We have arrived at election day and, hopefully, peak vitriol. This final edition of our short election series looks back at a campaign period that has thrown up surprises and unexpected moments for all the parties.
Is this the brexit election?
A poll by Ipsos Mori taken before the election was called suggested that half of Britain’s adults saw brexit as the most important issue in the UK.
But according to the BBC, Professor Stephen Fisher, from Oxford University, says: “Most people who voted Remain are not desperate for a second referendum.”
In a YouGov survey published earlier this month, 23 per cent of people questioned were classed as “Re-Leavers” – those who voted to remain in the EU but think that the government has a duty to leave, and 45 per cent were “hard leavers” who want out. That left only 22 per cent of people who were “hard remainers” – those who want to stop Brexit – and nine per cent who didn’t know.
“So it might not be the brexit election after all” as the BBC says. We will need to wait to analyse the results before we know whether they are right or not.
Failure to fly
Do we know what issues haven’t played much of a part in this campaign?
Well fracking and the environment are examples (though there could be some places where fracking is a big issue). Schools, and particularly grammar schools also failed to capture attention – there was a bit of a flourish early on but that fizzled out quite quickly. Children’s social care did not feature much in any of the manifestos or subsequent election discussions as our blog explains.
Local government and devolution, perhaps not unsurprisingly, have not appeared high up any campaign agendas. We have already argued that there was little vision and few new policies in any of the manifestos in this blog.
Of course, the election has been overshadowed by the dreadful terrorist attacks in Manchester and London and the debates afterwards have naturally been dominated by issues around security.
But there are some other issues have gained an unexpectedly high profile, most notably social care, which overtook the NHS in campaign time and that must be unique for a UK general election.
And the economy? It is always there of course – in the background if not necessarily up front – especially taxation and spending. But is this election going to disprove the old saying “it’s the economy, stupid”?
Women candidates: greater percentage, fewer candidate
There are more women candidates this time – about 30 per cent of candidates are women – up from the previous record of 26 per cent in 2015. The actual number of women standing is down from 1,036 to 983 but there are fewer candidates overall standing – about 3,300 compared to 3,971 in 2015.
But about 7.5 million people will not be able to vote for a woman as more than 100 constituencies across the UK have no female candidate on the ballot, according to BBC research.
There is one seat where it is impossible to elect a man to Parliament: Glasgow Central has four names on the ballot – all are women.
Will they, won’t they?
The EU referendum saw a huge increase in the number of people turning out to vote; 2.9 million more people voted in the referendum, compared with the May 2015 general election, David Cowling, a political opinion-polling specialist from King’s College London, says. The turnout for the referendum was the largest turnout in England since the 1992 general election and largest in Wales since the 1997 general election.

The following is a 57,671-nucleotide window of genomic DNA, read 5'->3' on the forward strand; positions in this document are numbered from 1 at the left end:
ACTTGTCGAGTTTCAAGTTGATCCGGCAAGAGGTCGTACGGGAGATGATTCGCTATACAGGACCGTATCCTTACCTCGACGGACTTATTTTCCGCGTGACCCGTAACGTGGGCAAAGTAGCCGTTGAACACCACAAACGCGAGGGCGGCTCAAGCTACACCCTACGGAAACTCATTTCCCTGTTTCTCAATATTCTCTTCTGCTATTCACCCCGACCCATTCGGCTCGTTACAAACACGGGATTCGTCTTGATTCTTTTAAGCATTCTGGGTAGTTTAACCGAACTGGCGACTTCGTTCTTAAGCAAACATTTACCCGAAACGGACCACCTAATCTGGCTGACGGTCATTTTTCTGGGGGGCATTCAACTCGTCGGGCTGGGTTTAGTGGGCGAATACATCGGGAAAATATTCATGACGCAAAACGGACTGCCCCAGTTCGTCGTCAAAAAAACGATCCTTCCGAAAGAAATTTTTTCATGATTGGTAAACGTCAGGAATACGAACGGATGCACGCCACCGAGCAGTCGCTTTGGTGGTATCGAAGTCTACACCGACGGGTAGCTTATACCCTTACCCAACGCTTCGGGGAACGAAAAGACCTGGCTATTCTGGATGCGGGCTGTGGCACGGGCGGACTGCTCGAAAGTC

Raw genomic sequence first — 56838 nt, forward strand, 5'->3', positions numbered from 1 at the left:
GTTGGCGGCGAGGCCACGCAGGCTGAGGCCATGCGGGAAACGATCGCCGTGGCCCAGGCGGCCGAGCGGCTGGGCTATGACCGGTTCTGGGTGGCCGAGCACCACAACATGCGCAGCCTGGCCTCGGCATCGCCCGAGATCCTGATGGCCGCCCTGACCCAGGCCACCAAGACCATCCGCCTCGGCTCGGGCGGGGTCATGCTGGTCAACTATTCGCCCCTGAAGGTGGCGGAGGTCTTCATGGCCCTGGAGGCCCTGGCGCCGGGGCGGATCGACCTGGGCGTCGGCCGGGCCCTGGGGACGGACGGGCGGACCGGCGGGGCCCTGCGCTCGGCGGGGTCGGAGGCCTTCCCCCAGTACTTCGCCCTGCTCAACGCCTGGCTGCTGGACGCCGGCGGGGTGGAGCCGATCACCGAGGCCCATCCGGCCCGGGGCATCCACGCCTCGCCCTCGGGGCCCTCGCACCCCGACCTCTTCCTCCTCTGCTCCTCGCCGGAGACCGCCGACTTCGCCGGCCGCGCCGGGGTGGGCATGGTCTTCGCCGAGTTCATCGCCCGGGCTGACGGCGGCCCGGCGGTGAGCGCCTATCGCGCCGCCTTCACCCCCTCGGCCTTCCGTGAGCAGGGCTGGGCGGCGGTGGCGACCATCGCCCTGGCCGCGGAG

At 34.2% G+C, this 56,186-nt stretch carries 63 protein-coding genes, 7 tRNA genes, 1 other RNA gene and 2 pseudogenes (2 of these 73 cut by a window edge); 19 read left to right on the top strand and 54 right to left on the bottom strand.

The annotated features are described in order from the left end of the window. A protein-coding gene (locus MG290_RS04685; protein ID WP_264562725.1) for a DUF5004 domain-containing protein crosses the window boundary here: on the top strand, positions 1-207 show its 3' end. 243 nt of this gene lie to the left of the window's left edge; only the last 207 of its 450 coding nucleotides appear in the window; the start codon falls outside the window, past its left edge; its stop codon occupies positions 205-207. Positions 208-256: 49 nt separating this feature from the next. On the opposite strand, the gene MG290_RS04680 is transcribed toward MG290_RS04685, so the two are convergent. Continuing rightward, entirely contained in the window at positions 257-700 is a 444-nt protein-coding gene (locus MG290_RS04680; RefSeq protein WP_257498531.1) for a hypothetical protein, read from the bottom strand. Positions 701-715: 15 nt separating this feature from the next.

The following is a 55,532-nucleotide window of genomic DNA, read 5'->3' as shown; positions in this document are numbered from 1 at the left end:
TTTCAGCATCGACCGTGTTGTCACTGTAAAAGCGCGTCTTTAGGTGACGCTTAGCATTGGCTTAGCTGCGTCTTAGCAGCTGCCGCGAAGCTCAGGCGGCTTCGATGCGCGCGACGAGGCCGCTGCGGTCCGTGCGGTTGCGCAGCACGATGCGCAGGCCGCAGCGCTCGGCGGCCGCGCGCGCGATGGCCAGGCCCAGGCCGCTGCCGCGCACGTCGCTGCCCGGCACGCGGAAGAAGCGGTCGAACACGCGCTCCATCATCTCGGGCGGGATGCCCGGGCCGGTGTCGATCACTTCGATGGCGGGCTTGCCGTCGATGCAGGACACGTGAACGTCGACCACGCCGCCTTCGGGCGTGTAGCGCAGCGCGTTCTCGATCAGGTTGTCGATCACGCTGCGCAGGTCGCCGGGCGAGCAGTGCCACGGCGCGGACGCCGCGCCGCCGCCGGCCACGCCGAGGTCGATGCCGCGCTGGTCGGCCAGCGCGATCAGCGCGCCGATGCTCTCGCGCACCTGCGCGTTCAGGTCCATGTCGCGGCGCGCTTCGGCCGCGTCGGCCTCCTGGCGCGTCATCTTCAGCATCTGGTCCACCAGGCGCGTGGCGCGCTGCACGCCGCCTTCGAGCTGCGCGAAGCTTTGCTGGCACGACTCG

But the big question is will they all vote again this election? There was a huge boost in people registering to vote just before the deadline, especially among the under 35s. But research from NatCen (National Centre for Social Research) says that only 53 per cent of 18-30 years olds definitely say they will vote – compared to 79 per cent of those over 60 who were surveyed.
Will we see the growth of regional parties in the future? The Yorkshire Party is fielding 21 candidates at this election, campaigning on issues such as school children to receive the same funding per head as pupils in London. Their main proposal, though, is a demand for a Yorkshire-wide parliament or assembly that would lead the way on education and infrastructure in the county.
Its leader, Stewart Arnold, explains the rationale behind the party in this Guardian article. And it is very much that the voice of Yorkshire needs to be heard at Westminster. Will other regions produce similar parties in future?
Are we seeing the spread of ‘junk news’?
Analysis by researchers at Oxford University’s Oxford Internet Institute has given us some insight on the election on social media. The researchers analysed more than 1.3 million tweets using hashtags associated with the primary political parties in the UK, the major candidates, and the election itself.
They claim that the ‘junk news’ that blighted the US presidential race is also playing a role in the UK election, accounting for almost 13 per cent of relevant content shared (once non-political and spam content is removed). This can include fake, hyper-partisan or emotionally charged news content, much of which is deliberately produced false reporting. Other interesting findings include:
- One in eight tweets (12.3 per cent) about UK politics are generated by bots (highly automated accounts).
- Labour is, by some margin, attracting the greatest interest from highly automated accounts (Labour: 21,661 tweets; SNP: 13,819 tweets; Conservative: 13,409 tweets).
- However, the analysis does not show whether automated accounts are run to reflect positively or negatively on a particular party or candidate, nor who is running these accounts.